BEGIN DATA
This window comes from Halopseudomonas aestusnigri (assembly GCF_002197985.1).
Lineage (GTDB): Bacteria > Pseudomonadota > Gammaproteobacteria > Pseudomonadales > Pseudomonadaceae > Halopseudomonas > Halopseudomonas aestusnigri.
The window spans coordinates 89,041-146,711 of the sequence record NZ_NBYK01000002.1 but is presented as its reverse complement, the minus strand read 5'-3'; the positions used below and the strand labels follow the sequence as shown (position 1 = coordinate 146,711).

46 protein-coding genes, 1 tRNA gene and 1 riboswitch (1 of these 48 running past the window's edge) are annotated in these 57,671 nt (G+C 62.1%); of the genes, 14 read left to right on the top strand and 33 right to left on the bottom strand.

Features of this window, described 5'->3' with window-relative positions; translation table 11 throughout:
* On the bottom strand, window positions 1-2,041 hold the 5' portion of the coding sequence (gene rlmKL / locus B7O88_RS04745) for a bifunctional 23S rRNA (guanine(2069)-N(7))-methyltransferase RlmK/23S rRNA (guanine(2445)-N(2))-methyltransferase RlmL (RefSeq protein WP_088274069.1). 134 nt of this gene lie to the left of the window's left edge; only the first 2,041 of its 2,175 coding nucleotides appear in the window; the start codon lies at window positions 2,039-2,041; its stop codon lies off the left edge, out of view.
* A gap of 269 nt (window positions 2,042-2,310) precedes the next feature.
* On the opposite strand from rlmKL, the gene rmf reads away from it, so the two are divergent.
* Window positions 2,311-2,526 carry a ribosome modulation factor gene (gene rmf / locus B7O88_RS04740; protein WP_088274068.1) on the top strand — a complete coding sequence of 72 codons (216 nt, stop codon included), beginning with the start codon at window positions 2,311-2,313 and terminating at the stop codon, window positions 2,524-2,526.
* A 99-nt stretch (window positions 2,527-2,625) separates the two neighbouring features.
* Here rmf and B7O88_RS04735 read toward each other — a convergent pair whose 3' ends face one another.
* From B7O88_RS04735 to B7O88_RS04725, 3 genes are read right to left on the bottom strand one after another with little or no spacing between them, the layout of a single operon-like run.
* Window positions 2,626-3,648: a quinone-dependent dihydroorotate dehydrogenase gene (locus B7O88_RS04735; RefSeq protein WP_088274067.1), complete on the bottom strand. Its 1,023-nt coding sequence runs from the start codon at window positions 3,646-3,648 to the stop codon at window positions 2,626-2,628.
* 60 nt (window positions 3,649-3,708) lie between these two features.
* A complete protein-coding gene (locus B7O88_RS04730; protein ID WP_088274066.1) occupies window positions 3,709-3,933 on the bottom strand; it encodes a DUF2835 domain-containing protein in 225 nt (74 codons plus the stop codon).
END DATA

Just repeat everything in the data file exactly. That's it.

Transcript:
This window comes from Halopseudomonas aestusnigri (assembly GCF_002197985.1).
Lineage (GTDB): Bacteria > Pseudomonadota > Gammaproteobacteria > Pseudomonadales > Pseudomonadaceae > Halopseudomonas > Halopseudomonas aestusnigri.
The window spans coordinates 89,041-146,711 of the sequence record NZ_NBYK01000002.1 but is presented as its reverse complement, the minus strand read 5'-3'; the positions used below and the strand labels follow the sequence as shown (position 1 = coordinate 146,711).

46 protein-coding genes, 1 tRNA gene and 1 riboswitch (1 of these 48 running past the window's edge) are annotated in these 57,671 nt (G+C 62.1%); of the genes, 14 read left to right on the top strand and 33 right to left on the bottom strand.

Features of this window, described 5'->3' with window-relative positions; translation table 11 throughout:
* On the bottom strand, window positions 1-2,041 hold the 5' portion of the coding sequence (gene rlmKL / locus B7O88_RS04745) for a bifunctional 23S rRNA (guanine(2069)-N(7))-methyltransferase RlmK/23S rRNA (guanine(2445)-N(2))-methyltransferase RlmL (RefSeq protein WP_088274069.1). 134 nt of this gene lie to the left of the window's left edge; only the first 2,041 of its 2,175 coding nucleotides appear in the window; the start codon lies at window positions 2,039-2,041; its stop codon lies off the left edge, out of view.
* A gap of 269 nt (window positions 2,042-2,310) precedes the next feature.
* On the opposite strand from rlmKL, the gene rmf reads away from it, so the two are divergent.
* Window positions 2,311-2,526 carry a ribosome modulation factor gene (gene rmf / locus B7O88_RS04740; protein WP_088274068.1) on the top strand — a complete coding sequence of 72 codons (216 nt, stop codon included), beginning with the start codon at window positions 2,311-2,313 and terminating at the stop codon, window positions 2,524-2,526.
* A 99-nt stretch (window positions 2,527-2,625) separates the two neighbouring features.
* Here rmf and B7O88_RS04735 read toward each other — a convergent pair whose 3' ends face one another.
* From B7O88_RS04735 to B7O88_RS04725, 3 genes are read right to left on the bottom strand one after another with little or no spacing between them, the layout of a single operon-like run.
* Window positions 2,626-3,648: a quinone-dependent dihydroorotate dehydrogenase gene (locus B7O88_RS04735; RefSeq protein WP_088274067.1), complete on the bottom strand. Its 1,023-nt coding sequence runs from the start codon at window positions 3,646-3,648 to the stop codon at window positions 2,626-2,628.
* 60 nt (window positions 3,649-3,708) lie between these two features.
* A complete protein-coding gene (locus B7O88_RS04730; protein ID WP_088274066.1) occupies window positions 3,709-3,933 on the bottom strand; it encodes a DUF2835 domain-containing protein in 225 nt (74 codons plus the stop codon).